Nov. 27 2017 02:24 PM
Jim from Omaha

Couldn't this simply be a self esteem issue?

Nov. 27 2017 10:52 AM
Jonathan Allen from Tacoma

Not through more than the start of the podcast, but all you folks had to do was to cite The Bell Curve, in the context of (Oops, Contemporary) American education, and all the buttons got pushed.
I remember when that book was a best-seller, bought and summarily (and wryly appropriately) turned into a door stop by that many Republicans.
If memory continues to serve, the primary, operative thesis was that, while Africans were acknowleged not to be genetically inferior to Europeans, specifically regarding intelligence, African-Americans were.
In other words, regarding ostensible communal intelligence, an interval of less than half a millenium was somehow of less relevance in the context of (systemmatically traumatic) history than of ...the jaw drops... genetics.
Magical thinking.
As such, a remarkably concise articulation of the essence of racism in its modern, ideological forms. In order to Get pseudo-science, you need scientific vocabulary.
...To abuse. An ominous precedent for what we're seeing now, on that many fronts at once. Right, there are others, only more disturbing the further you look.

Nov. 26 2017 10:45 PM
Avi Burstein from Catskills, NY

Overall a pretty good episode, covering a very important topic in the scientific community that more laypeople should be paying attention to. However, the dismissive remarks regarding The Bell Curve and the relationship between IQ and genetics betrays RadioLab's skewed bias that seems to prevent you from approaching certain issues fairly. You guys gave the idea absolutely zero credence, claiming, "there's no scientific backing at all for the idea of genetic differences [in IQ]" when in reality there are many reputable researchers who would disagree with such a claim. For an example of one of those see the journal "Nature Genetics" from this past year, article titled "Genome-wide association meta-analysis of 78,308 individuals identifies new loci and genes influencing human intelligence". (Googling that phrase will turn it up.)

Nov. 26 2017 09:09 PM
Ethan Fischer from Chicago

I started listening to radiolab about 6 years ago when I started my undergrad in psychology. Back then, they focused more on psychology and social sciences and produced some of the most interesting podcasts I've ever heard, echoing and supplementung much of what I was learning.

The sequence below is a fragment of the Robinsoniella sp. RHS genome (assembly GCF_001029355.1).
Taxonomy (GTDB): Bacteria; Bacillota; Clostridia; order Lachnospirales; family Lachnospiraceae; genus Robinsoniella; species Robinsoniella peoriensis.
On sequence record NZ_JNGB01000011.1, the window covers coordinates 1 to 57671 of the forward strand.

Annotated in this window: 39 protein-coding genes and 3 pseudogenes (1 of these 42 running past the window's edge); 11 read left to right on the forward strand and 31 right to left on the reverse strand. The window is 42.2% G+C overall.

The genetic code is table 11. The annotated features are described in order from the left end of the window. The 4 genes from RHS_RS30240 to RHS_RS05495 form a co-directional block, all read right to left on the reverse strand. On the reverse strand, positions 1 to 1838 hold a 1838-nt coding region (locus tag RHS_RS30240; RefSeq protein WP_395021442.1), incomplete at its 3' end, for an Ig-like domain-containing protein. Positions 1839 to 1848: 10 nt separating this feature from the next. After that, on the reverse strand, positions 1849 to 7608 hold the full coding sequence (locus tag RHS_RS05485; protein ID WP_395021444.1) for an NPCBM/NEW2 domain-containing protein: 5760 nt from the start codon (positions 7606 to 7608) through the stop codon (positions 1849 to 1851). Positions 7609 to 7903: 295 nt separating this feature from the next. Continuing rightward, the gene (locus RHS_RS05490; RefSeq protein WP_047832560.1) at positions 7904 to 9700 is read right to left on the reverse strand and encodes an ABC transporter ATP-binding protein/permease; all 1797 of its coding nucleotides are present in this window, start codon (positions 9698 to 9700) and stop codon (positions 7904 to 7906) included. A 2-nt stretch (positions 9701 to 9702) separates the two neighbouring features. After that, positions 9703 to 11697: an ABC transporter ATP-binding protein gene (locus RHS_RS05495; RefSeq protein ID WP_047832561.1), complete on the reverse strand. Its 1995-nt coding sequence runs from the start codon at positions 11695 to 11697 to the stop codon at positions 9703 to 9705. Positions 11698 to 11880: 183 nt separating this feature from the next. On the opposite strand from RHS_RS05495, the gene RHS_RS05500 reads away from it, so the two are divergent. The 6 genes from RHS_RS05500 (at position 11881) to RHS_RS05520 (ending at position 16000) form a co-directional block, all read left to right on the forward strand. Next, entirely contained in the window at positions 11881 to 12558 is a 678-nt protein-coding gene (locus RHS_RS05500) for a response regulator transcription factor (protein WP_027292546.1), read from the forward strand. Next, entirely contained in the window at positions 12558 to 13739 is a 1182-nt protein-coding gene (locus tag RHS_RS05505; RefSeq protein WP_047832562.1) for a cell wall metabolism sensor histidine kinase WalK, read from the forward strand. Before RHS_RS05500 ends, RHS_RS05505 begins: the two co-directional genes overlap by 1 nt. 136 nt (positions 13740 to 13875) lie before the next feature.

About the time I graduated, the replication crisis came to light, casting doubt on a lot of my favorite experiments and findings I learned about. Ever since then, I've been feeling pretty disillusioned with psychology and a lot of what I thought I knew.

Anyway, what I really want to say is that I'm very relieved to hear Radiolab voice these concerns in this episode, especially since radiolab played a big role in my education. Seems like you guys have been producing fewer episodes about psychology these days, but it's nice to think that might be due to a concern over validity. Most of all, it's nice to know I don't have to doubt the integrity of your show because you've helped gain some trust by doing this.

Alright I'm just rambling now. Keep up the good work

Nov. 26 2017 07:25 PM
B from Philadelphia, PA

One issue I had was while describe two students, Jad said something like "They got similar SAT scores, so you expect them to do the same in school."

Says who? Who expects that? Not everyone that attends Stanford gets straight A's. Are we expecting that they all do, only because they go to Stanford?

Nov. 26 2017 04:16 PM
Steph from Toronto,Ontario

There was something a little off putting about this episode, that falls in line with other episodes of Radiolab where they try to tackle the topic of race but end up doing so irresponsibly. But that's another topic for another time.

As a black female student at a Toronto university it is fairly obvious to me what the discrepancies in the data are illustrating. The United States is still very much a segregated country (and was even more so in 1995) and university and college represented different things for different people depending on what their background is. Black people from the US are in my experience more likely to see university as end rather than a means to another end. What I mean is that many black students come from rough neighbourhoods where the pressure to escape and succeed is strong and that pressure can drive the students to push themselves to the best of their abilities. Once they enter college or university it can become a place of refuge but it also puts a bit of distance between what drove them to perform the way they did.

While I'm sure many many white students view university in the same way I think that once you pair the background of black students with Claude Steele's work on the stereotype effect you can come up with a better picture of why this is the case. Because even if you're a white student that comes from a rough background it isn't assumed by your appearance the same way it is for black people.

The reason the effect is different in Toronto is because of Toronto's immigrant population. Black people from Toronto overwhelmingly come from Caribbean or African backgrounds meaning countries with either homogeneous racial makeups ones where people of colour are in power. They don't suffer in immediate psychological effects of societal structural racism in same way that black people in the US do.

Also, as was pointed out in the episode, Toronto has a fairly large East and South Asian population which would skew the outcomes seeing as east Asian and south Asian men and women face a set of stereotypes that are completely different if not totally opposite to that of black men and women especially in regards to intelligence.

Nov. 26 2017 01:59 PM
Meegan from Australia

Great podcast as always! Keep up the great work.

Nov. 26 2017 01:47 AM
Samuel A Greenspan from Portland